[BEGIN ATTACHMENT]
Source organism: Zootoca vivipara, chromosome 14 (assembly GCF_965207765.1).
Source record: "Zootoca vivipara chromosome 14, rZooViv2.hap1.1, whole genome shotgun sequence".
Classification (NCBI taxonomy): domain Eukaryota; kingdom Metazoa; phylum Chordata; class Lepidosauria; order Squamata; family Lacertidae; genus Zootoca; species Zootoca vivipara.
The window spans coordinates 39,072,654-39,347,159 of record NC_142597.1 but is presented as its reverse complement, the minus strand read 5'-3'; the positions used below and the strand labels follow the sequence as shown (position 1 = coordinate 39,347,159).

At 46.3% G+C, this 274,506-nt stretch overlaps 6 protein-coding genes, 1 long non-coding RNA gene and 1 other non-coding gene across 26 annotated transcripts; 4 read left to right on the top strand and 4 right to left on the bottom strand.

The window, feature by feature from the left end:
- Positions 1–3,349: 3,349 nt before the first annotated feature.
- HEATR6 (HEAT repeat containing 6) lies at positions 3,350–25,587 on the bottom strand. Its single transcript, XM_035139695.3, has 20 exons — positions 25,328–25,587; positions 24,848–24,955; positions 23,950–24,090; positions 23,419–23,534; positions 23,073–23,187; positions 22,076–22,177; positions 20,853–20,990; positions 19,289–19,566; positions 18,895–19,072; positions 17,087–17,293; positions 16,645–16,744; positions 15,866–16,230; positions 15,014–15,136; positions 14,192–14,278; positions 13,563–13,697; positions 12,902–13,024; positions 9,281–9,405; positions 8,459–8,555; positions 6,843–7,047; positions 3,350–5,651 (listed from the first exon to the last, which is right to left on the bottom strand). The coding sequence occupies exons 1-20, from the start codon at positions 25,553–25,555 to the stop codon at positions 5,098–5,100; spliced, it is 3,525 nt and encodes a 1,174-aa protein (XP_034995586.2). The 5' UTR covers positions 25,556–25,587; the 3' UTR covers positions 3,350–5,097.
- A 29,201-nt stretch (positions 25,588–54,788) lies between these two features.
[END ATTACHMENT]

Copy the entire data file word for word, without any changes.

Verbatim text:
Source organism: Zootoca vivipara, chromosome 14 (assembly GCF_965207765.1).
Source record: "Zootoca vivipara chromosome 14, rZooViv2.hap1.1, whole genome shotgun sequence".
Classification (NCBI taxonomy): domain Eukaryota; kingdom Metazoa; phylum Chordata; class Lepidosauria; order Squamata; family Lacertidae; genus Zootoca; species Zootoca vivipara.
The window spans coordinates 39,072,654-39,347,159 of record NC_142597.1 but is presented as its reverse complement, the minus strand read 5'-3'; the positions used below and the strand labels follow the sequence as shown (position 1 = coordinate 39,347,159).

At 46.3% G+C, this 274,506-nt stretch overlaps 6 protein-coding genes, 1 long non-coding RNA gene and 1 other non-coding gene across 26 annotated transcripts; 4 read left to right on the top strand and 4 right to left on the bottom strand.

The window, feature by feature from the left end:
- Positions 1–3,349: 3,349 nt before the first annotated feature.
- HEATR6 (HEAT repeat containing 6) lies at positions 3,350–25,587 on the bottom strand. Its single transcript, XM_035139695.3, has 20 exons — positions 25,328–25,587; positions 24,848–24,955; positions 23,950–24,090; positions 23,419–23,534; positions 23,073–23,187; positions 22,076–22,177; positions 20,853–20,990; positions 19,289–19,566; positions 18,895–19,072; positions 17,087–17,293; positions 16,645–16,744; positions 15,866–16,230; positions 15,014–15,136; positions 14,192–14,278; positions 13,563–13,697; positions 12,902–13,024; positions 9,281–9,405; positions 8,459–8,555; positions 6,843–7,047; positions 3,350–5,651 (listed from the first exon to the last, which is right to left on the bottom strand). The coding sequence occupies exons 1-20, from the start codon at positions 25,553–25,555 to the stop codon at positions 5,098–5,100; spliced, it is 3,525 nt and encodes a 1,174-aa protein (XP_034995586.2). The 5' UTR covers positions 25,556–25,587; the 3' UTR covers positions 3,350–5,097.
- A 29,201-nt stretch (positions 25,588–54,788) lies between these two features.